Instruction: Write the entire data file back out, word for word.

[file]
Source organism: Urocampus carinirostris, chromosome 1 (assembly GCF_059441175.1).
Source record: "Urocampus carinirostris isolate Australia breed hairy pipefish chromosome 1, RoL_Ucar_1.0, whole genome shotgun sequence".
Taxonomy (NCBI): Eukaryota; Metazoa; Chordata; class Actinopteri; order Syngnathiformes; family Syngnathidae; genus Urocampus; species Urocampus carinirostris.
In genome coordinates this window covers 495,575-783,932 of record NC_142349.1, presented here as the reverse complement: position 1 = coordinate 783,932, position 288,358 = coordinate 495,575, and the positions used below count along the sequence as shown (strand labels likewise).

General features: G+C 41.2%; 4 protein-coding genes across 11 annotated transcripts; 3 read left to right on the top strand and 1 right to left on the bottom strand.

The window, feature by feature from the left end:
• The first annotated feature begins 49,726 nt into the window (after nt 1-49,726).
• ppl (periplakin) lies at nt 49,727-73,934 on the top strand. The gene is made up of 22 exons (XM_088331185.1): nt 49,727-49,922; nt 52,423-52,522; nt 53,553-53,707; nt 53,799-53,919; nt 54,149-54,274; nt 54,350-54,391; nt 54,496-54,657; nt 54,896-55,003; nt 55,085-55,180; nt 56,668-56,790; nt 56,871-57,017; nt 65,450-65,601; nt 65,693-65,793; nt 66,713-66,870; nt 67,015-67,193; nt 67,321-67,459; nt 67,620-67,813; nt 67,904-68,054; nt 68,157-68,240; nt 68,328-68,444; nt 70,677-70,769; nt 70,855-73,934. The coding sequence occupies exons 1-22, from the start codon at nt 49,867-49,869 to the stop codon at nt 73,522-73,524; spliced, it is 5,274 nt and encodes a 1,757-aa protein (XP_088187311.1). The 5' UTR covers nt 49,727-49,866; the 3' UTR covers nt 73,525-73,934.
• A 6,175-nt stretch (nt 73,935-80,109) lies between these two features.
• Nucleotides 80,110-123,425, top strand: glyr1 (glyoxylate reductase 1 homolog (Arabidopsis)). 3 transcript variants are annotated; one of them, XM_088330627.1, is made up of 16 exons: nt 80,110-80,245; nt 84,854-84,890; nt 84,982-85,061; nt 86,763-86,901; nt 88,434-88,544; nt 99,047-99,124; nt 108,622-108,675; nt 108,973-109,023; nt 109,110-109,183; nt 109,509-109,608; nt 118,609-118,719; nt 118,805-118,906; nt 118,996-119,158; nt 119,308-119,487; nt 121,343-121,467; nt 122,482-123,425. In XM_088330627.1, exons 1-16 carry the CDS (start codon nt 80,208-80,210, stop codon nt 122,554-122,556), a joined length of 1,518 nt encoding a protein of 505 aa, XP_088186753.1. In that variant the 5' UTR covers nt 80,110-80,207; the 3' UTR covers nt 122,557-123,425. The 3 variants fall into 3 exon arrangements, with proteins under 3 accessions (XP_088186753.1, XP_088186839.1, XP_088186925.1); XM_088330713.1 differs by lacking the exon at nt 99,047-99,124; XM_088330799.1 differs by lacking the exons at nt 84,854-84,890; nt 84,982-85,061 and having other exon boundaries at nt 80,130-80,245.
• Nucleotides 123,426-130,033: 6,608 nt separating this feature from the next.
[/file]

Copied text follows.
Source organism: Urocampus carinirostris, chromosome 1 (assembly GCF_059441175.1).
Source record: "Urocampus carinirostris isolate Australia breed hairy pipefish chromosome 1, RoL_Ucar_1.0, whole genome shotgun sequence".
Taxonomy (NCBI): Eukaryota; Metazoa; Chordata; class Actinopteri; order Syngnathiformes; family Syngnathidae; genus Urocampus; species Urocampus carinirostris.
In genome coordinates this window covers 495,575-783,932 of record NC_142349.1, presented here as the reverse complement: position 1 = coordinate 783,932, position 288,358 = coordinate 495,575, and the positions used below count along the sequence as shown (strand labels likewise).

General features: G+C 41.2%; 4 protein-coding genes across 11 annotated transcripts; 3 read left to right on the top strand and 1 right to left on the bottom strand.

The window, feature by feature from the left end:
• The first annotated feature begins 49,726 nt into the window (after nt 1-49,726).
• ppl (periplakin) lies at nt 49,727-73,934 on the top strand. The gene is made up of 22 exons (XM_088331185.1): nt 49,727-49,922; nt 52,423-52,522; nt 53,553-53,707; nt 53,799-53,919; nt 54,149-54,274; nt 54,350-54,391; nt 54,496-54,657; nt 54,896-55,003; nt 55,085-55,180; nt 56,668-56,790; nt 56,871-57,017; nt 65,450-65,601; nt 65,693-65,793; nt 66,713-66,870; nt 67,015-67,193; nt 67,321-67,459; nt 67,620-67,813; nt 67,904-68,054; nt 68,157-68,240; nt 68,328-68,444; nt 70,677-70,769; nt 70,855-73,934. The coding sequence occupies exons 1-22, from the start codon at nt 49,867-49,869 to the stop codon at nt 73,522-73,524; spliced, it is 5,274 nt and encodes a 1,757-aa protein (XP_088187311.1). The 5' UTR covers nt 49,727-49,866; the 3' UTR covers nt 73,525-73,934.
• A 6,175-nt stretch (nt 73,935-80,109) lies between these two features.
• Nucleotides 80,110-123,425, top strand: glyr1 (glyoxylate reductase 1 homolog (Arabidopsis)). 3 transcript variants are annotated; one of them, XM_088330627.1, is made up of 16 exons: nt 80,110-80,245; nt 84,854-84,890; nt 84,982-85,061; nt 86,763-86,901; nt 88,434-88,544; nt 99,047-99,124; nt 108,622-108,675; nt 108,973-109,023; nt 109,110-109,183; nt 109,509-109,608; nt 118,609-118,719; nt 118,805-118,906; nt 118,996-119,158; nt 119,308-119,487; nt 121,343-121,467; nt 122,482-123,425. In XM_088330627.1, exons 1-16 carry the CDS (start codon nt 80,208-80,210, stop codon nt 122,554-122,556), a joined length of 1,518 nt encoding a protein of 505 aa, XP_088186753.1. In that variant the 5' UTR covers nt 80,110-80,207; the 3' UTR covers nt 122,557-123,425. The 3 variants fall into 3 exon arrangements, with proteins under 3 accessions (XP_088186753.1, XP_088186839.1, XP_088186925.1); XM_088330713.1 differs by lacking the exon at nt 99,047-99,124; XM_088330799.1 differs by lacking the exons at nt 84,854-84,890; nt 84,982-85,061 and having other exon boundaries at nt 80,130-80,245.
• Nucleotides 123,426-130,033: 6,608 nt separating this feature from the next.